THE CANADIAN PRESS -- QUEBEC - Quebec's Davie Yards dodged another financial torpedo on Thursday after a judge approved a deal to sell the shipbuilder to Ontario's Upper Lakes Group.
The shipbuilder, which is based near Quebec City, has been in creditor protection since February 2010.
Negotiations to keep the company afloat extended well into Wednesday evening before Justice Etienne Parent delivered his ruling Thursday.
Gustav Johan Nydal, Davie's president, praised the outcome and thanked the Quebec government for its help in the restructuring.
"We have deployed tremendous efforts to close a deal under enormous pressure and we are happy that we have been able to sell the yard to a credible buyer, who together with its partners can ensure a viable future for the yard," Nydal said.
"This is good news for our workers and for Quebec since an active yard will ensure significant employment."
The new owners also announced Thursday they have submitted a bid to participate in a lucrative federal shipbuilding program worth $35 billion over 20 years.
They were optimistic the shipyard will continue no matter the results of the bid competition.
The company would not have been able to participate in the bidding process if the court approval had not been granted.
There are two major contracts up for grabs, one for $25 billion to build about 20 large combat vessels for the navy, and a second for $8 billion to build the smaller vessels for the coast guard and supply ships.
A further $2 billion will be spent on other small craft and repair contracts.
On Wednesday, two companies -- the Irving-owned Halifax Shipyard and Seaspan Marine Inc. of Vancouver -- confirmed they were submitting bids for the shipbuilding program.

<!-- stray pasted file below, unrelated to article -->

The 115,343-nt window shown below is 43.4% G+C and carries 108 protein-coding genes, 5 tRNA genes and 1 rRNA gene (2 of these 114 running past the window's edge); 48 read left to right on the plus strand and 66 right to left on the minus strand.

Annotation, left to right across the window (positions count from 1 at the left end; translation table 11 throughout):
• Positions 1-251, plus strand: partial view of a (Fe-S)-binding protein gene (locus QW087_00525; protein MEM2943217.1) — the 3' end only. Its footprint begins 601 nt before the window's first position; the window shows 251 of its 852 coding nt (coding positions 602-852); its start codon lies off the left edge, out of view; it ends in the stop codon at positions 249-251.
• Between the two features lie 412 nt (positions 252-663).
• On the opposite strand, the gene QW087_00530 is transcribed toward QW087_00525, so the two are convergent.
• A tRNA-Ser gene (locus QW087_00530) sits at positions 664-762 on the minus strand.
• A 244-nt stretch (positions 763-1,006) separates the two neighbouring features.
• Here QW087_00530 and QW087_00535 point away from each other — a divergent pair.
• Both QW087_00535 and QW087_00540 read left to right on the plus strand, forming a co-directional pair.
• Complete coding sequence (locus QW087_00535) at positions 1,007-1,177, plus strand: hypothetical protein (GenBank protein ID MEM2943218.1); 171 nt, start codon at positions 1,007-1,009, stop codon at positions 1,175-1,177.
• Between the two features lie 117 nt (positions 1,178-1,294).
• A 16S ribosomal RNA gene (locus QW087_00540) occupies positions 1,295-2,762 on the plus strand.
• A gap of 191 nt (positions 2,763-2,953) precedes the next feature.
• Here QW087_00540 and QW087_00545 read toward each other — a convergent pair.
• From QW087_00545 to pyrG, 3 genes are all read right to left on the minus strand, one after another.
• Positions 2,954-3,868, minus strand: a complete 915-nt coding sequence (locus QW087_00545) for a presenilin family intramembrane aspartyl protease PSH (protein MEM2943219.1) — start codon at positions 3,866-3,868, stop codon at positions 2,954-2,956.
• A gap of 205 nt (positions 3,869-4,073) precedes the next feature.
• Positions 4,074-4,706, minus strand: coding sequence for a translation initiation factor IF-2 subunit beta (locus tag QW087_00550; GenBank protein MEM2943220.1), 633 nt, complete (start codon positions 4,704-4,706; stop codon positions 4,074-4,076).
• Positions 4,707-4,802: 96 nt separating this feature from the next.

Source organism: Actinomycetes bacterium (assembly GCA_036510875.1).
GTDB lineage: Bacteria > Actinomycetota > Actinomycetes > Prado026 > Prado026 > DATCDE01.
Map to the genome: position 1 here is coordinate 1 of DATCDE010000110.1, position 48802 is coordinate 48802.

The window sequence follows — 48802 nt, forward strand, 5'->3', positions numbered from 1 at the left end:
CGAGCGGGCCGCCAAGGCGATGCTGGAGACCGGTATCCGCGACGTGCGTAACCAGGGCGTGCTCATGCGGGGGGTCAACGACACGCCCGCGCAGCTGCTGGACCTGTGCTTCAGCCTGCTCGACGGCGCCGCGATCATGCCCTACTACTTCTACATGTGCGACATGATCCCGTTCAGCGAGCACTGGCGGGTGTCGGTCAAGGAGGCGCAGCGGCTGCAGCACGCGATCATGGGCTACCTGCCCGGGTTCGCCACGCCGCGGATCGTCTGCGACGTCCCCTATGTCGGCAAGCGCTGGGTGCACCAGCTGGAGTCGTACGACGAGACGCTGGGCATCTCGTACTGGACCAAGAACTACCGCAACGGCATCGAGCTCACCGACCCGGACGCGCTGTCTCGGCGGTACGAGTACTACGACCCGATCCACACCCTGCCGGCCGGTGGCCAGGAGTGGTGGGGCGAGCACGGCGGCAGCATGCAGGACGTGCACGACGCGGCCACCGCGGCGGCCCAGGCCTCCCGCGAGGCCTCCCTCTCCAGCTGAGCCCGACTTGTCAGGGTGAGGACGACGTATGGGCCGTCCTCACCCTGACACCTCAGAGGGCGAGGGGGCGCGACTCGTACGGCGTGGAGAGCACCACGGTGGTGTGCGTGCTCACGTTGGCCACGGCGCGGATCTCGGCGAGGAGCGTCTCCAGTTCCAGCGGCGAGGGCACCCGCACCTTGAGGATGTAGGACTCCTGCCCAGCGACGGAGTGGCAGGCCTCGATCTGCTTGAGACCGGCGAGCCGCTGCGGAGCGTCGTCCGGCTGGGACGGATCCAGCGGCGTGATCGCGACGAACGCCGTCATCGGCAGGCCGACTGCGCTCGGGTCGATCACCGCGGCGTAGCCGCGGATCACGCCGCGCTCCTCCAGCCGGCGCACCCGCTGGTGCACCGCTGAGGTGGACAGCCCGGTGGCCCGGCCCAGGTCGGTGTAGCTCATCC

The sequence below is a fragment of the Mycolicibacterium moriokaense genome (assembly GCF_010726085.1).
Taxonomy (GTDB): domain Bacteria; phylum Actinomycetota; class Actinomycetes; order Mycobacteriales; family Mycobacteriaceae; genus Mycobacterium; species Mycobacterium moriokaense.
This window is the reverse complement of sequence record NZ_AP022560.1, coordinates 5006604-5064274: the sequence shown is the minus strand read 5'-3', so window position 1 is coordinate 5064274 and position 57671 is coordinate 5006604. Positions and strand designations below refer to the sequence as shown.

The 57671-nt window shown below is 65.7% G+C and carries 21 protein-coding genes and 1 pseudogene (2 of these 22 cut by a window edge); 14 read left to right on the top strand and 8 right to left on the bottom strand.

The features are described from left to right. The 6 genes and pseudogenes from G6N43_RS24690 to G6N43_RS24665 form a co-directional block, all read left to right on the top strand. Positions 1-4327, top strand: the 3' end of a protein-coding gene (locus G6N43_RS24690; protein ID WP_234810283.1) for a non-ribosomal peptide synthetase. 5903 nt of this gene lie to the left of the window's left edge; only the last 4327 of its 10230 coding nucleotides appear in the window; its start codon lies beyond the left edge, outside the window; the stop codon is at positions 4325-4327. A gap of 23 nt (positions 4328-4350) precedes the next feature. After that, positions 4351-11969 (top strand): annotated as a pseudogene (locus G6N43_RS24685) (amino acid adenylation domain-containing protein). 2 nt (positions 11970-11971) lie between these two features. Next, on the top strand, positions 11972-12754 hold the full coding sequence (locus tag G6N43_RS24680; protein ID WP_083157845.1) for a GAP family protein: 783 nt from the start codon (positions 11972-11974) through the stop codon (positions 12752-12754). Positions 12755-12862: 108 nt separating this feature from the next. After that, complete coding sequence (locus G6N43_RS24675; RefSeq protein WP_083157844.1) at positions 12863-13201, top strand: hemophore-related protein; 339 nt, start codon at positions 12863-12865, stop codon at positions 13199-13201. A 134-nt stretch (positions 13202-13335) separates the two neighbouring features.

Federal officials said Thursday that those two firms have been accepted as eligible bidders, while a decision on Davie's eligibility is expected to be made within days.
Quebec Economic Development Minister Clement Gignac said he didn't think Davie's near-death experience would allow it to benefit from any favouritism in the bidding.
"Let's be clear, if Davie, as we think, gets part of the $35 billion in contracts for next fall, it will not be charity, it will not be for political reasons, it will be because it will have the most competitive offer that has been submitted," he told a news conference.
The judge noted in his court ruling that Pierre Laporte, an official of the firm Deloitte & Touche who was overseeing the file, had given Upper Lakes' bid his unconditional support.
He also pointed out that Laporte said that under the leadership of Upper Lakes, Davie "will be able to resume its activities, to the benefit of employees, suppliers and other companies that benefit indirectly from the shipyard's activities."
Upper Lakes Group is involved in a consortium with SNC Lavalin (TSX:SNC) and the South Korean firm Dae Woo, but Upper Lakes is the only buyer of all the assets of Davie. The transaction was valued at about $28 million.
Davie had been pressed to quickly find a deal to avoid bankruptcy after negotiations with potential buyer Fincantieri of Italy broke down last week.
Founded in 1825, Davie could recall about 1,000 laid-off employees if it restarts its operations.
Davie employed at least 1,500 workers before it was forced into a mass layoff once it obtained creditor protection. Two maintenance workers are currently employed at the site near Quebec City.